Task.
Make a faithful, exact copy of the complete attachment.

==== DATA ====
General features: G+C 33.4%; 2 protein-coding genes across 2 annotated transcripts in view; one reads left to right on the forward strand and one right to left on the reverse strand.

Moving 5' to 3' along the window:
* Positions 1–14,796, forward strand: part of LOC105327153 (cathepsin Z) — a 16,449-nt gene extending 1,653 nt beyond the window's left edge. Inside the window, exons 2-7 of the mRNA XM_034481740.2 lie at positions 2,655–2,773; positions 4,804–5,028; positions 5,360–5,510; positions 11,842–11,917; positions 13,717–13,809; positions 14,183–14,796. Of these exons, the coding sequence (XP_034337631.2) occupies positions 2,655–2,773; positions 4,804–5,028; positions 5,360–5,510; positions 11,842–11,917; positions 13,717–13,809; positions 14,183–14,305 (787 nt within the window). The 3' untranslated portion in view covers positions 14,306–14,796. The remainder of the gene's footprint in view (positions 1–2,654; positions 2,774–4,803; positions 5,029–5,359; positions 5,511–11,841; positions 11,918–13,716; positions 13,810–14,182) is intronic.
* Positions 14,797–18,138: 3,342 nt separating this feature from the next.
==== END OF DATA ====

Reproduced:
General features: G+C 33.4%; 2 protein-coding genes across 2 annotated transcripts in view; one reads left to right on the forward strand and one right to left on the reverse strand.

Moving 5' to 3' along the window:
* Positions 1–14,796, forward strand: part of LOC105327153 (cathepsin Z) — a 16,449-nt gene extending 1,653 nt beyond the window's left edge. Inside the window, exons 2-7 of the mRNA XM_034481740.2 lie at positions 2,655–2,773; positions 4,804–5,028; positions 5,360–5,510; positions 11,842–11,917; positions 13,717–13,809; positions 14,183–14,796. Of these exons, the coding sequence (XP_034337631.2) occupies positions 2,655–2,773; positions 4,804–5,028; positions 5,360–5,510; positions 11,842–11,917; positions 13,717–13,809; positions 14,183–14,305 (787 nt within the window). The 3' untranslated portion in view covers positions 14,306–14,796. The remainder of the gene's footprint in view (positions 1–2,654; positions 2,774–4,803; positions 5,029–5,359; positions 5,511–11,841; positions 11,918–13,716; positions 13,810–14,182) is intronic.
* Positions 14,797–18,138: 3,342 nt separating this feature from the next.